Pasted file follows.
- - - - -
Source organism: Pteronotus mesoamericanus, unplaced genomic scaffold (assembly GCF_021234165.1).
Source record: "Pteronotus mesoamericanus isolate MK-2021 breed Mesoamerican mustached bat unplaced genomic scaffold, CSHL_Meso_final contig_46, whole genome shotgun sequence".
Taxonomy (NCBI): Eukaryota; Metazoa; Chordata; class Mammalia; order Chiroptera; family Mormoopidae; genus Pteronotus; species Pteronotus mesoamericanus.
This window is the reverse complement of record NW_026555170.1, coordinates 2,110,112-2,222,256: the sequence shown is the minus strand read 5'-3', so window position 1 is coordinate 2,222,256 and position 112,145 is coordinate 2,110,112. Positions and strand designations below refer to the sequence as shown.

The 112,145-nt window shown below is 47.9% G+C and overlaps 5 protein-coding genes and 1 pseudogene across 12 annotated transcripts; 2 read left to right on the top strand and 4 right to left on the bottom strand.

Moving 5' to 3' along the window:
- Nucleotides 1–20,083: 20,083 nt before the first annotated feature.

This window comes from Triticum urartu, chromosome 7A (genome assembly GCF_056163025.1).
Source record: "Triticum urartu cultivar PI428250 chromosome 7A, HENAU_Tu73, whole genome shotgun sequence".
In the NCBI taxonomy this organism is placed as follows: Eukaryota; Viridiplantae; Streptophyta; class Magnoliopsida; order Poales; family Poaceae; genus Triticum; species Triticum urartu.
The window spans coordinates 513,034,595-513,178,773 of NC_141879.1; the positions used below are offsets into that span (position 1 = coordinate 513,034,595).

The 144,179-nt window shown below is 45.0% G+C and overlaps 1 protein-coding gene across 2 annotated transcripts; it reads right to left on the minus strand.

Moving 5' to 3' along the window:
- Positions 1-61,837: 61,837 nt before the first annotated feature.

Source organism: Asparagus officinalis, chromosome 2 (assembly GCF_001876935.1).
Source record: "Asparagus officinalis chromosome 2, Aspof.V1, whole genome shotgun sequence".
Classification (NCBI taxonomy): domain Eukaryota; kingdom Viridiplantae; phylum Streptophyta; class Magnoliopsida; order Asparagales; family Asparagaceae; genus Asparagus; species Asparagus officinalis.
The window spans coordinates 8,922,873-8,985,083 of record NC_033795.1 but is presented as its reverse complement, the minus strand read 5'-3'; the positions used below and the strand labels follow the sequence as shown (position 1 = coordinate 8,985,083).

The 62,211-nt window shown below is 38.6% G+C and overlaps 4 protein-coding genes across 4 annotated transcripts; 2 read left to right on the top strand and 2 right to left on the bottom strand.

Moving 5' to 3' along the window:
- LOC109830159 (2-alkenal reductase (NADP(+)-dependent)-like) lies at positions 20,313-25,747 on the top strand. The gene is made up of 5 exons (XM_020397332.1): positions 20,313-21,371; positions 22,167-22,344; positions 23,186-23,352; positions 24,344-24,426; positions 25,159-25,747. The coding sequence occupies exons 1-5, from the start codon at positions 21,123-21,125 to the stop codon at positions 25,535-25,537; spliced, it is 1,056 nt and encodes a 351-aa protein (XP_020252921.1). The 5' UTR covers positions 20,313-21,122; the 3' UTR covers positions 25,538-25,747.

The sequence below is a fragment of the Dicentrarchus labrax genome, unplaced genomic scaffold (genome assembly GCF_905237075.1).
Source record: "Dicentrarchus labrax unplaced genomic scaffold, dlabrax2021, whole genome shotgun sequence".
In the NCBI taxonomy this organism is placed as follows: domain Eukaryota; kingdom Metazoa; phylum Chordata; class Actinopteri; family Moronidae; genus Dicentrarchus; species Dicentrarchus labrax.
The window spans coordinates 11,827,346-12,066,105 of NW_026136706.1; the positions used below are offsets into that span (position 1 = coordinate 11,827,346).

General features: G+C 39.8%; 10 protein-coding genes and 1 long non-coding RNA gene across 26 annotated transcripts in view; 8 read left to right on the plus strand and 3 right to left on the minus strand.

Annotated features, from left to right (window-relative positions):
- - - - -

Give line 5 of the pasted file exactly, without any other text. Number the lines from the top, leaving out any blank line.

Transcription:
The 112,145-nt window shown below is 47.9% G+C and overlaps 5 protein-coding genes and 1 pseudogene across 12 annotated transcripts; 2 read left to right on the top strand and 4 right to left on the bottom strand.